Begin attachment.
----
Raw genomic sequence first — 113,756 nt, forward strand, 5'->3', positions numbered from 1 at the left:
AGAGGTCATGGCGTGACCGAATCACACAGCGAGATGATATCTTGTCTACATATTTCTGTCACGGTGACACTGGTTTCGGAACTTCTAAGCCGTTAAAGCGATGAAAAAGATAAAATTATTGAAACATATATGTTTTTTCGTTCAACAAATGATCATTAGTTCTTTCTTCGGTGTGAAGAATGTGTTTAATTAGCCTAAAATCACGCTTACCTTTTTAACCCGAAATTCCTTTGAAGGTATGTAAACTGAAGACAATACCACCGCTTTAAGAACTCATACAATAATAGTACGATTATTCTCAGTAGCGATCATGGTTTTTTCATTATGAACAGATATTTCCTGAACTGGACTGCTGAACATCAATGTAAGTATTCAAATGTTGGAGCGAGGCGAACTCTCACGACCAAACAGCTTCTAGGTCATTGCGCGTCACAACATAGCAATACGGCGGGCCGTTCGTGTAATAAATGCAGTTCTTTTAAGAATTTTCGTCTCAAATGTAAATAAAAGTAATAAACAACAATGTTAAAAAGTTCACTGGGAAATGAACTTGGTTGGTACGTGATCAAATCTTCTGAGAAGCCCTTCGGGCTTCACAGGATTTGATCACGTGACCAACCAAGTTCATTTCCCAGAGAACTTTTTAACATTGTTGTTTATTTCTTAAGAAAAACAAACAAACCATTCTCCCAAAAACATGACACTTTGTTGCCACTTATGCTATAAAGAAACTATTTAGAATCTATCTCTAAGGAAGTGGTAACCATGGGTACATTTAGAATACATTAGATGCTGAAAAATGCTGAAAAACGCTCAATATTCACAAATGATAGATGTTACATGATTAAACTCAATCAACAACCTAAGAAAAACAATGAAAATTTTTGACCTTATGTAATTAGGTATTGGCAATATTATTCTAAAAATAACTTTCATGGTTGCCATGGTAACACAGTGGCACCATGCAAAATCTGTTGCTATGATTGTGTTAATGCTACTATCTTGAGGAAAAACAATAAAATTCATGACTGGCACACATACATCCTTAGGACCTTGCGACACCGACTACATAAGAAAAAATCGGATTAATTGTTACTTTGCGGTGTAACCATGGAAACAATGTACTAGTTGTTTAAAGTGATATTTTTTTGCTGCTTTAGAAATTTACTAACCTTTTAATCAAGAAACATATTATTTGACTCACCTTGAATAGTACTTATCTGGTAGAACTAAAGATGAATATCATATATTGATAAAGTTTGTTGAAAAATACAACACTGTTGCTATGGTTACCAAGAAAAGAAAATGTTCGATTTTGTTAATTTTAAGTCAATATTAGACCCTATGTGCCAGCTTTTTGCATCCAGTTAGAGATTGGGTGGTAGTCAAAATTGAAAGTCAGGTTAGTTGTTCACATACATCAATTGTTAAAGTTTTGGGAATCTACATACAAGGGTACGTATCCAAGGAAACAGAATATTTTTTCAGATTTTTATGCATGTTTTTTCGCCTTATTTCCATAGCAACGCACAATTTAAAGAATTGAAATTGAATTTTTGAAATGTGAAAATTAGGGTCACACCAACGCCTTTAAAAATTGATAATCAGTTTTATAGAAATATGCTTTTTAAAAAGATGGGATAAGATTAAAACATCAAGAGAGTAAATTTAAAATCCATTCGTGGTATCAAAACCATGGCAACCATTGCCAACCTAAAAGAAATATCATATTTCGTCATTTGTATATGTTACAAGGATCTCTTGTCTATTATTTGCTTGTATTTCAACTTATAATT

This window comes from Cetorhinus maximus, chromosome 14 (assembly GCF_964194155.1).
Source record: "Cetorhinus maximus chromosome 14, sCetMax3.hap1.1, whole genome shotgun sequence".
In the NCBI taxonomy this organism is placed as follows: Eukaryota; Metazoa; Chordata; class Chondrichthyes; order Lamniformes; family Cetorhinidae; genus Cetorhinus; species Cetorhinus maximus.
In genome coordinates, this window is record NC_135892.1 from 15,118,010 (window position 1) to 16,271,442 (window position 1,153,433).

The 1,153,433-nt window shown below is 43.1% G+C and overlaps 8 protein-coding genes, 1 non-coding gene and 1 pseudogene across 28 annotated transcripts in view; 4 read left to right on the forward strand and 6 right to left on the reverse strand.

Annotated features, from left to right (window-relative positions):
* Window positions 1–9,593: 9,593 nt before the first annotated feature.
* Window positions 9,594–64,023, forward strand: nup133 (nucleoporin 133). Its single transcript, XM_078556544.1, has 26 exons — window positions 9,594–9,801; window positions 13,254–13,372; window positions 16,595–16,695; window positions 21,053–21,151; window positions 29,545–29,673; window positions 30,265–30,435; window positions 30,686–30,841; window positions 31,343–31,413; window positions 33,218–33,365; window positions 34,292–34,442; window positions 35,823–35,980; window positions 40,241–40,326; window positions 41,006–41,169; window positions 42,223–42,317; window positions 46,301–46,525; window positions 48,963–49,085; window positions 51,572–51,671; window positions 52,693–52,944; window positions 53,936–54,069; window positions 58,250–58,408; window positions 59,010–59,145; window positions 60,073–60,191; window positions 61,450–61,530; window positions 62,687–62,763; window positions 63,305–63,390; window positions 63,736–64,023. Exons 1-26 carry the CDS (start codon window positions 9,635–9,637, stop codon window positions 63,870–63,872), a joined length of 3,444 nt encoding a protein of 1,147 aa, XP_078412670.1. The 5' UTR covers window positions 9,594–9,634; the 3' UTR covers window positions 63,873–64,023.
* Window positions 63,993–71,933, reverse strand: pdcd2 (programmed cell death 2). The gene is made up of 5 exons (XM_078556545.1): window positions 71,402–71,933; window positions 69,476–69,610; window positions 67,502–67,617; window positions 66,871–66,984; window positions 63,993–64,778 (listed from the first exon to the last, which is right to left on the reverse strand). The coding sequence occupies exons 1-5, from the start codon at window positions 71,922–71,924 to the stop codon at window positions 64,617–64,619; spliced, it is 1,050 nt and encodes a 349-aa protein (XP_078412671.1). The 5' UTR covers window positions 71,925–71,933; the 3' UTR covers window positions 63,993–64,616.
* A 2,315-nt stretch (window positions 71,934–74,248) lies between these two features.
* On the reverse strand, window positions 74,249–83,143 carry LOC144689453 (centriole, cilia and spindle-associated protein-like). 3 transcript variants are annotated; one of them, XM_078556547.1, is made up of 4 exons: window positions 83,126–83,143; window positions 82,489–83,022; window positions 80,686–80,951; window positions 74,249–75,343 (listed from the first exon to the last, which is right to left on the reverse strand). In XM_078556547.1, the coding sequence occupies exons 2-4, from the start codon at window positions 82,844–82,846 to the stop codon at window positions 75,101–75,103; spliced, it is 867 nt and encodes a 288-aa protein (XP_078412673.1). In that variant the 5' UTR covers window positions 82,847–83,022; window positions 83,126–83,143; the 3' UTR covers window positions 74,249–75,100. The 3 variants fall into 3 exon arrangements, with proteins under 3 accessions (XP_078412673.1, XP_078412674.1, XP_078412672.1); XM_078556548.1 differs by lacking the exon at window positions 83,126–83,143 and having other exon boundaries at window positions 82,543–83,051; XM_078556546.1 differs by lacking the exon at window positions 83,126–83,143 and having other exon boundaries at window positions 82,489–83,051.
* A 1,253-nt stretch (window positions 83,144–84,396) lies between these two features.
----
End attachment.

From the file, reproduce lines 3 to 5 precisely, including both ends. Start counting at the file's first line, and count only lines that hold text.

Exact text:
This window comes from Cetorhinus maximus, chromosome 14 (assembly GCF_964194155.1).
Source record: "Cetorhinus maximus chromosome 14, sCetMax3.hap1.1, whole genome shotgun sequence".
In the NCBI taxonomy this organism is placed as follows: Eukaryota; Metazoa; Chordata; class Chondrichthyes; order Lamniformes; family Cetorhinidae; genus Cetorhinus; species Cetorhinus maximus.